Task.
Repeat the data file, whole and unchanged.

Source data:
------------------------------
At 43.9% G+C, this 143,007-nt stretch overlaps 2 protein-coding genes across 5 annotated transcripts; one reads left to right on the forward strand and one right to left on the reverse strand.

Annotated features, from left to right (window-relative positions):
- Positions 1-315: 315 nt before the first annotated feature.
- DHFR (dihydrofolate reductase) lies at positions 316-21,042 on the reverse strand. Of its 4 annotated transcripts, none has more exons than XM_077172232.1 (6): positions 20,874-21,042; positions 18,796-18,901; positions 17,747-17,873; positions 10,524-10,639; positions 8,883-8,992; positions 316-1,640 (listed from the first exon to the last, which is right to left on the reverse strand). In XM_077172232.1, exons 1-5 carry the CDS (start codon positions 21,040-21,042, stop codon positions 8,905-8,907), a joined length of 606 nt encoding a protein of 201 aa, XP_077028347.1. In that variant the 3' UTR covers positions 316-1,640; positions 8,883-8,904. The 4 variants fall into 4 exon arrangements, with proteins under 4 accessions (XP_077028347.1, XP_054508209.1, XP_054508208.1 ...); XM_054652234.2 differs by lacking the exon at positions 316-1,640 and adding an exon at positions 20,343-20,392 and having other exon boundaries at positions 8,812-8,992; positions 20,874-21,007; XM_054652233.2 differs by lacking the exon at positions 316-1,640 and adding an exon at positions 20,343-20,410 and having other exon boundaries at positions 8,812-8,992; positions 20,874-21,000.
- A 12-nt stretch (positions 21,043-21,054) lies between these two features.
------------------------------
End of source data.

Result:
At 43.9% G+C, this 143,007-nt stretch overlaps 2 protein-coding genes across 5 annotated transcripts; one reads left to right on the forward strand and one right to left on the reverse strand.

Annotated features, from left to right (window-relative positions):
- Positions 1-315: 315 nt before the first annotated feature.
- DHFR (dihydrofolate reductase) lies at positions 316-21,042 on the reverse strand. Of its 4 annotated transcripts, none has more exons than XM_077172232.1 (6): positions 20,874-21,042; positions 18,796-18,901; positions 17,747-17,873; positions 10,524-10,639; positions 8,883-8,992; positions 316-1,640 (listed from the first exon to the last, which is right to left on the reverse strand). In XM_077172232.1, exons 1-5 carry the CDS (start codon positions 21,040-21,042, stop codon positions 8,905-8,907), a joined length of 606 nt encoding a protein of 201 aa, XP_077028347.1. In that variant the 3' UTR covers positions 316-1,640; positions 8,883-8,904. The 4 variants fall into 4 exon arrangements, with proteins under 4 accessions (XP_077028347.1, XP_054508209.1, XP_054508208.1 ...); XM_054652234.2 differs by lacking the exon at positions 316-1,640 and adding an exon at positions 20,343-20,392 and having other exon boundaries at positions 8,812-8,992; positions 20,874-21,007; XM_054652233.2 differs by lacking the exon at positions 316-1,640 and adding an exon at positions 20,343-20,410 and having other exon boundaries at positions 8,812-8,992; positions 20,874-21,000.
- A 12-nt stretch (positions 21,043-21,054) lies between these two features.